Pickleball: Yay or Nay for Older Adults?

Have you caught Pickleball fever yet? It seems like it is spreading faster than COVID. Pickleball is an indoor or outdoor racket/paddle sport where two players (singles), or four players (doubles), hit a perforated hollow polymer ball over a 36-inch-high net using solid faced paddles. The two sides hit the ball back and forth over the net until one side commits a rule infraction. Although the sport has been around since the mid-1960s its rates of participation have grown significantly over the last few years–aided in no small part by the pandemic, which made outdoor activities more popular.

I have been interested in picking up the game myself even though I am not real good at sports that involve a ball; I am more of a runner, cyclist, fitness kind of guy. There are concerns, though, about how safe the game is for older adults like myself. According to a recent article in The New York Times, there were 19,000 pickleball injuries in 2017 (before the sport boomed), with 90% of those being over the age of 50.

The most common injuries are those related to the rotator cuff tendon in the shoulder according to the Baylor College of Medicine. Other injuries include miniscus tears, tendon ruptures, and exacerbation of arthritic knees. The best way to prevent injuries is to warm up before a game; such a warm-up should include some light cardio like jogging, cycling, or walking briskly to the point of a light sweat, as well as stretching. A cool down should include additional stretching. Of course, if there is soreness after playing, cold can be applied and over-the-counter anti-inflammatories can be taken. If a condition persists, it is best to consult a medical professional.

All that being said, should older adults avoid pickleball? While 19,000 seems like a lot of injuries, it is well below other sports such as basketball or riding a bike (which is where most injuries are for those over 65), there are many advantages to pickleball. It is relatively easy to learn and more and more venues are available to play. It also has benefits for the cardiovascular system; it provides a good aerobic workout which can help lower reduce the risk of high blood pressure, stroke, and heart attacks. Pickleball is great for boosting hand/eye coordination and can help with balance. Perhaps most important, Pickleball is fun and social; this means that participants enjoy the experience and are therefore more likely to stick with it, making the game part of a good strategy for senior fitness.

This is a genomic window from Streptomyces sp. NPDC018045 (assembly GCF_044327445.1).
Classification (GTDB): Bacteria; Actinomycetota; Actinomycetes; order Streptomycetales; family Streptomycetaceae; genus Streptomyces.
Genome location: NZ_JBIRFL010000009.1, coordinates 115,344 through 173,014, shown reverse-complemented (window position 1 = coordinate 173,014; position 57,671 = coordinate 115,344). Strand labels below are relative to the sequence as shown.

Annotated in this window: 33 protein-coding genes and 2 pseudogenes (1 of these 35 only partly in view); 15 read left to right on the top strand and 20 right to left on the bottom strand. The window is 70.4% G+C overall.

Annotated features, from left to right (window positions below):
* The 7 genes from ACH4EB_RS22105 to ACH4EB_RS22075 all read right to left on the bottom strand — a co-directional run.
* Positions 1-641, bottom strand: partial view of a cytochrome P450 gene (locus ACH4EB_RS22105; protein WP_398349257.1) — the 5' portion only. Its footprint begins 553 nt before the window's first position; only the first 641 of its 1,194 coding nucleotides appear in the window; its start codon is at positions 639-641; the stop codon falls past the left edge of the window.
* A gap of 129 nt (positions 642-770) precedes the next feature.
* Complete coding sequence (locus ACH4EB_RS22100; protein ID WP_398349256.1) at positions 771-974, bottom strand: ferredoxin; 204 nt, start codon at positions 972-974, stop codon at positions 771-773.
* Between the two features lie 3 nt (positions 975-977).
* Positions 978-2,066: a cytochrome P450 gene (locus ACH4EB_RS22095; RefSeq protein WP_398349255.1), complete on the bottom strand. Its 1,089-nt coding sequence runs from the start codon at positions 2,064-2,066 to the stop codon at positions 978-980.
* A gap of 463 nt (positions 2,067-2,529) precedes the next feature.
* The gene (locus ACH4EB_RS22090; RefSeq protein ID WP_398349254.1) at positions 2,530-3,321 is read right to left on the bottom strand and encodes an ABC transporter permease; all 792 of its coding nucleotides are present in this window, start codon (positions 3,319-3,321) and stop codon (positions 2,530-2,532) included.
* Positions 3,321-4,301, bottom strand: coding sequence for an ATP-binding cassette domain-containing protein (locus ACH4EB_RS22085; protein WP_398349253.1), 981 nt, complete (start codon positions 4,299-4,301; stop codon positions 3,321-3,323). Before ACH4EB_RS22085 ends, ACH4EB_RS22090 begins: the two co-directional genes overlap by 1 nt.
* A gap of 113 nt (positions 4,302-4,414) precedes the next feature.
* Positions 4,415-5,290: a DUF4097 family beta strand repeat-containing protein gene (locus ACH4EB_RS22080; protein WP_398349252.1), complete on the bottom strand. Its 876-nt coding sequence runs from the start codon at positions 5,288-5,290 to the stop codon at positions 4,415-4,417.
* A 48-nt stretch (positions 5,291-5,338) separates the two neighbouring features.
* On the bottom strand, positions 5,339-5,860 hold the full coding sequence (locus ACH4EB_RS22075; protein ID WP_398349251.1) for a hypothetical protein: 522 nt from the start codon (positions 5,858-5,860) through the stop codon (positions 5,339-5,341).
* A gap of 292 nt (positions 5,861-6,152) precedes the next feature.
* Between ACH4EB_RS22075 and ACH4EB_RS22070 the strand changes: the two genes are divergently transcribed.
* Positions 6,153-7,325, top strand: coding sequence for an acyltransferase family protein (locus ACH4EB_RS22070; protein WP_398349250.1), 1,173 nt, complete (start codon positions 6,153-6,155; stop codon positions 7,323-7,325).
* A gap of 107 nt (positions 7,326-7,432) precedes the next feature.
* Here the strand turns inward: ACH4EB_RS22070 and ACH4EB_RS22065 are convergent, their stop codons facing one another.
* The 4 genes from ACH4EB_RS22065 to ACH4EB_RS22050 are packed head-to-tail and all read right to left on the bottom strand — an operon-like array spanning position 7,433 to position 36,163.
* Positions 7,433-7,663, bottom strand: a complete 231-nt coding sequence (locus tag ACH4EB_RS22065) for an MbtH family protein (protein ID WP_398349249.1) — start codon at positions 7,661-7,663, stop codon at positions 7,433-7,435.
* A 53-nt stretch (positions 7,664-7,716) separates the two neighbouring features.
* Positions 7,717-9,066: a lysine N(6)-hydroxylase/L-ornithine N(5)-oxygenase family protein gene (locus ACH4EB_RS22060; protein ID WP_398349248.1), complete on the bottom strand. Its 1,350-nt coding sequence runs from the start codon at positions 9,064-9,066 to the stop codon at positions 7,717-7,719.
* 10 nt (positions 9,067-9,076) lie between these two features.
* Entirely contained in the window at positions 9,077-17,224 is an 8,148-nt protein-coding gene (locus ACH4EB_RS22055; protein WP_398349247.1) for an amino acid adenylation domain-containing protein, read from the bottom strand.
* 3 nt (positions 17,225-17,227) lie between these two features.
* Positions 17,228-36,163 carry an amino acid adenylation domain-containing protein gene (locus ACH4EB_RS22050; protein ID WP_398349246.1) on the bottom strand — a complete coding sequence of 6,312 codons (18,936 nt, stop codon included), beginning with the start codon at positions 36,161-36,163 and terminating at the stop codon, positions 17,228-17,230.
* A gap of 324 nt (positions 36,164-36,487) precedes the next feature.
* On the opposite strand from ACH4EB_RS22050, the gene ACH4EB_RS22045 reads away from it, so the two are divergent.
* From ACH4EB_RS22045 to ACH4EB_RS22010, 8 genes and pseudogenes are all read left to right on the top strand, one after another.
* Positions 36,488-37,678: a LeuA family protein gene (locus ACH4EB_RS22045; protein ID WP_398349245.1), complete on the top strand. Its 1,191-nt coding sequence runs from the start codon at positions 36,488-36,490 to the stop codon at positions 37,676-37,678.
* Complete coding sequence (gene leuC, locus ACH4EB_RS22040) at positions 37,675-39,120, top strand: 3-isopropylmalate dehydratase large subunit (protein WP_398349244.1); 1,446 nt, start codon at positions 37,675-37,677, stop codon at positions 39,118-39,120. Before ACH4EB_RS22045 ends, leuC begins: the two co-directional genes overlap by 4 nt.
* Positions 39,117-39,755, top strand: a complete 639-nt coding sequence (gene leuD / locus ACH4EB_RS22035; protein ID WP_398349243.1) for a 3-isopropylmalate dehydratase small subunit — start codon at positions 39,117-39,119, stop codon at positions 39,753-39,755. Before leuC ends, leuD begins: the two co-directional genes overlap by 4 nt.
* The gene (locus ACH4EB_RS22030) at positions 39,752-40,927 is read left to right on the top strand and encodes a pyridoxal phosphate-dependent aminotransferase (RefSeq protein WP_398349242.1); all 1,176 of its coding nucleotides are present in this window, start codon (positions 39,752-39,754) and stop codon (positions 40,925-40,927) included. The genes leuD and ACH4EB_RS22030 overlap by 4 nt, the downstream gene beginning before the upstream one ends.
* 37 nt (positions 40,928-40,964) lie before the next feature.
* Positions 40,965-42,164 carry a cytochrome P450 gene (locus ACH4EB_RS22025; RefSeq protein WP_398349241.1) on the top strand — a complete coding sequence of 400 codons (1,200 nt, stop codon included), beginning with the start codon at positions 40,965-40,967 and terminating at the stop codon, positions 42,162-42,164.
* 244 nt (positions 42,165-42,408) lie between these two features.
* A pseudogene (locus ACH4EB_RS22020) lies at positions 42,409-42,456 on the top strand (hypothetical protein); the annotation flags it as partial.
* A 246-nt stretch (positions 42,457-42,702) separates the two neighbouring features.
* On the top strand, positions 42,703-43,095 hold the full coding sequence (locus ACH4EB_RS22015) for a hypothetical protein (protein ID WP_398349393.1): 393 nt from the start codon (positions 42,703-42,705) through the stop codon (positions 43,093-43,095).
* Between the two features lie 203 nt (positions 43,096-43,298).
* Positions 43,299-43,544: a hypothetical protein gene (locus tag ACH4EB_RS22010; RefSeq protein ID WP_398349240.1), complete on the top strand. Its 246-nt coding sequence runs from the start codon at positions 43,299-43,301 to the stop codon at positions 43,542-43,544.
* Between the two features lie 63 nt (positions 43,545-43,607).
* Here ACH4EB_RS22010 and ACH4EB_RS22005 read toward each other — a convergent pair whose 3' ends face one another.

Will I give it a try? If the opportunity presents itself I will. I am aware of the risks and will take the appropriate steps to keep myself away from injuries. It sounds like fun and a great workout!

400 Followers!

It has been 3.5 years since I began this blog, and now I have reached the milestone of 400 followers. To mark the occasion, I reread the blog that I posted when I hit 200 followers.

I noted back then, that I had little idea how the whole blogging thing worked. Originally, the blog was supposed to deal with the intersection of Judaism and physical fitness, but it veered more into fitness for older adults a couple of years ago, reflecting my personal training business At Home Senior Fitness.

What is new since I hit 200? My business was still in its early stages and I was struggling to get new clients; now I have a waiting list! I am now a regular contributor to Northeast Ohio Boomer where my column on fitness for seniors appears in each issue. I have taught classes for local organizations including a synagogue, Village in the Heights, and a group supporting individuals and families with Parkinson’s Disease. I have been interviewed for print media, radio, and a podcast!

It will be interesting to see where I am when I get to 600 followers. Currently in development is digital content from my brand, and the strong possibility that I will expand my business to keep up with growing demand.

In the meantime, I will keep bringing you the lastest news, tips, and advice for how to stay healthier and more fit as we age!

Thanks for reading, and feel free to offer feedback and spread the word!

How Much Dairy Should Older Adults Have?

Saturday at sunset begins the Jewish holiday of Shavuot–known in English as the Feast of Weeks or Jewish Pentecost. This festival recalls the harvest of the first fruits in the Land of Israel as well as the receiving of the Law at Mt. Sinai.